Where the rubber meet the road- Rubber Trees of Thailand

Sap being gathered

The rubber has to dry for up to a year

My newest motorcycle-- died in floods of 2011

A few years ago I made a trek on my motorcycle. At the time I had a ‘big’ bike. A 850 TDM Yamaha. Over here that is a big bike. The Thais called it a buffalo because of its size and look.

I travel to the eastern part of Thailand where the borders of Cambodia, Laos and Thailand meet. It’s rural and a poor area but as always the people are wonderful and happy. I stopped at a small village and asked if there was a place to stay for the night and a pretty young woman offered her family’s house as a stopover. I wasn’t sure what to think but her house was close so I went for a look. I was relieved to find her sister, husband, three kids and father also lived there and they all insisted I stay for as long as I like. Of course the kids took to me right away.

These nice people opened their house to me, fed and entertained me. They made their living extracting rubber, latex, from their grove of trees. I was excited because I wanted to see what rubber trees really looked like. I picture the thick leaf, bulbous trunk trees just waiting to pour out their essence to a passerby. Guess what? I was wrong again.

We walked at least a mile to their land and as we walked I looked at all the maple looking trees grown in orderly rows along the way. I wonder what they used these trees for and even asked the young husband. He gave me a very odd look and simply said, “Yang”. Thai is a tonal language where every word can have up to 5 meanings by the way it is said. ‘Yang’ to me meant ‘no’ or the rubber tires on a vehicles. It also means rubber from trees—who knew. I figured this out when we arrived at his grove. The trees do look like maple trees and each had a small cup attached to it and a number of very neat cuttings in the bark. The sap from the trees is pure white and sticky. The man asked if I would like to help and of course I agreed. We then turned around and went back to the house—I didn’t understand.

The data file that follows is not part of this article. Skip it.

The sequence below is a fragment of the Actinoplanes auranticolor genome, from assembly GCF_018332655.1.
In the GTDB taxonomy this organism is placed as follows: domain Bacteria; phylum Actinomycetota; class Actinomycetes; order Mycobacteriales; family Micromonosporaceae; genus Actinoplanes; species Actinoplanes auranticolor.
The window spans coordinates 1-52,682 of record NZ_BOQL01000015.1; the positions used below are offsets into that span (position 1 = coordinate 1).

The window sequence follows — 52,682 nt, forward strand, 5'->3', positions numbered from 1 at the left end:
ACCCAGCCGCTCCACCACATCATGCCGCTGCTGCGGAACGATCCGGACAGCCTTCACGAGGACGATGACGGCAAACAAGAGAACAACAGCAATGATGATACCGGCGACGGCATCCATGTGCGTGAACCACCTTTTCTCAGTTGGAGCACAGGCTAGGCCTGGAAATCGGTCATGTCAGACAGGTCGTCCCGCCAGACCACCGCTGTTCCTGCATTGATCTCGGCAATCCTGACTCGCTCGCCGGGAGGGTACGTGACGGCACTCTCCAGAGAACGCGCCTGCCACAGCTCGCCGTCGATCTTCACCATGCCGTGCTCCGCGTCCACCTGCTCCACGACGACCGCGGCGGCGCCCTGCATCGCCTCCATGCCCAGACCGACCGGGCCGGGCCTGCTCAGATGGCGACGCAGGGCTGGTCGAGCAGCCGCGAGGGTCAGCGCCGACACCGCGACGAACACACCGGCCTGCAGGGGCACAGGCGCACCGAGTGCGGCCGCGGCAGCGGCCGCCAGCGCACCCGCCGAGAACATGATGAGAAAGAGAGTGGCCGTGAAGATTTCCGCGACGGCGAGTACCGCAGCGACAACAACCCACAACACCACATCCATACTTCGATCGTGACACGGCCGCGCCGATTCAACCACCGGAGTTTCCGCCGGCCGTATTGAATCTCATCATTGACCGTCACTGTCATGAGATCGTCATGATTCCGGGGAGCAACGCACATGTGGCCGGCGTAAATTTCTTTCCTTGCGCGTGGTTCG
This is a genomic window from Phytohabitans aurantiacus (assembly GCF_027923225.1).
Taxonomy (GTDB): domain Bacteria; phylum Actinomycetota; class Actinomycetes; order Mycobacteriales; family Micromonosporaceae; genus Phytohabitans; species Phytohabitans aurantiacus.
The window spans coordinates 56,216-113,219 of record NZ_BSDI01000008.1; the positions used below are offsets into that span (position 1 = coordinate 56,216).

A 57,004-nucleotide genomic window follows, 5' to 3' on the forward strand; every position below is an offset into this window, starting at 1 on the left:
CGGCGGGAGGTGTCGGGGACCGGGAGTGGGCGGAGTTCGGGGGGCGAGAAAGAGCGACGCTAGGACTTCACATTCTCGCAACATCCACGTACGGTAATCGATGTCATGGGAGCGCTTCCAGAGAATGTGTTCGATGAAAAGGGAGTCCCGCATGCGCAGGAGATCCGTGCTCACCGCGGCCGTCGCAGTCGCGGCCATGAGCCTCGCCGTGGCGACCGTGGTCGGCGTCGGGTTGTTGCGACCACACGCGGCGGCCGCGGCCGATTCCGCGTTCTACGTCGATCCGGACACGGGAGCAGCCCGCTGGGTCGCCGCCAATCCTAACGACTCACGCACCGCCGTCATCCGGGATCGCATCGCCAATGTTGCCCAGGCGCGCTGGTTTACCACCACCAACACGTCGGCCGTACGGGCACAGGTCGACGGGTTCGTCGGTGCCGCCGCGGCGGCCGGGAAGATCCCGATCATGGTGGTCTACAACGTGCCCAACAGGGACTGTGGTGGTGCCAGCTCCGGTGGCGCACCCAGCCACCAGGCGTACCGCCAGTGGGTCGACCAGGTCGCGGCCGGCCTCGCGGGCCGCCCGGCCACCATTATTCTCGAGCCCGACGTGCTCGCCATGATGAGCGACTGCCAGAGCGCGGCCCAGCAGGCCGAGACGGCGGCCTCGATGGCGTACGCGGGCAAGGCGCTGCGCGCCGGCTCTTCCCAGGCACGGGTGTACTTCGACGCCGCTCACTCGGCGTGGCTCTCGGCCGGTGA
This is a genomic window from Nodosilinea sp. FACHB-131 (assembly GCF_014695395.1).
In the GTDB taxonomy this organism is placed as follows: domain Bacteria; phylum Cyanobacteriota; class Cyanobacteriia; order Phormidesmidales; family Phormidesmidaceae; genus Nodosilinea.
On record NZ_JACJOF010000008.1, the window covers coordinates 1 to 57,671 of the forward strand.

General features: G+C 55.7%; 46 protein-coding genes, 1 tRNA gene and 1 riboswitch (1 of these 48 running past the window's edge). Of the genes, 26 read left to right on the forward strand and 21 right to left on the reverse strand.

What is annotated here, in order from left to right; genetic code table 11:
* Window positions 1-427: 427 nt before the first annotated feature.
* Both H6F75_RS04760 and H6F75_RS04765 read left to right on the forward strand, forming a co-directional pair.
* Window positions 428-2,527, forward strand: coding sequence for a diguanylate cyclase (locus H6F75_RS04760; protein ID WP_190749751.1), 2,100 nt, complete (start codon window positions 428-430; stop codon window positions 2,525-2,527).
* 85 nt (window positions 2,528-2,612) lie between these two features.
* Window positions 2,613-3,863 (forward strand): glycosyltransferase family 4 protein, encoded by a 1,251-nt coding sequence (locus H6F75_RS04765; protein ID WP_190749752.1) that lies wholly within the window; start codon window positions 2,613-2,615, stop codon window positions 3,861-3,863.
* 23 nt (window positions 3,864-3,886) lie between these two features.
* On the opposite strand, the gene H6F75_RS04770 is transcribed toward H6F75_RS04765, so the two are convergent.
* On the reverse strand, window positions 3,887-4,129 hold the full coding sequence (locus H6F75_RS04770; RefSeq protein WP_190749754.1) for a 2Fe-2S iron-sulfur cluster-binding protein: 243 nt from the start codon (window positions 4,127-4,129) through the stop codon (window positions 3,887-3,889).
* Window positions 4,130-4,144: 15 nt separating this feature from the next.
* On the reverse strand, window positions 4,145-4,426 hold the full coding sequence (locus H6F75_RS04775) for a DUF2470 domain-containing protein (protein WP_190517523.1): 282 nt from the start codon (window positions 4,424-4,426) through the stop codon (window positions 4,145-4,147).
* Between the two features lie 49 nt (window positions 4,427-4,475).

At around 10:30 pm he handed me a flash light with a head strap and said it was time. We went to the grove of around 1000 trees and with a special half-mooned shaped blade he started making very neat cuts at the bottom of the area that had other strips cut. He watched as I made a few cuts and then took the knife away. He said I was cutting too deep and it would harm the tree. I held the light after that. After an hour and a half he had completed his task and we headed home. I thought, “This isn’t so hard.”

Well at around 3:00 am he woke me and handed me the light—I knew there was more to it than making a simple cut. At the grove we emptied every little cup into a large can until it was full and then he allowed me to carry that big can all the way back. I was asleep in moments after my head hit the mat.

At 6:00am I was up and helping him pour the liquid into rectangle containers and adding an acid to the mix. I asked, “Are we through yet?” He just smiled.

I went off to enjoy the family and kids. It was like show and tell as they took me to each house in the village to introduce their guest to everyone. I was a star! Then around 3:oo pm the young man said it was time to finish—do what?

The sap had congealed to a thick sheet and had to be handled carefully. He had a thing that looked like the rollers of a very old washing machine- but much bigger. I got to provide the power to turn the rollers and we flattened out the sheets to about ½ inch thick. We made 20 18×24 sheets and then we hung them to dry. It takes almost a year to dry completely and be ready to sale.

He went through this process every other day for two months and then let the trees rest for a month. It takes five or six years for the trees to mature and then they produce for thirty more years.

I stayed for a week but only helped that one night. The village had parties- not on my account- and everyone visited everyone else. These were happy people and they took me in as one of their own.

The next time you put on rubber gloves, see a car rolling down the road, wear a rain coat or see anything made of rubber you might think of these hard working people who get very little for all their effort. I know I do.

I hope you enjoyed this small tale of a writer living in Thailand.  Thank you for reading and I hope you’ll comment!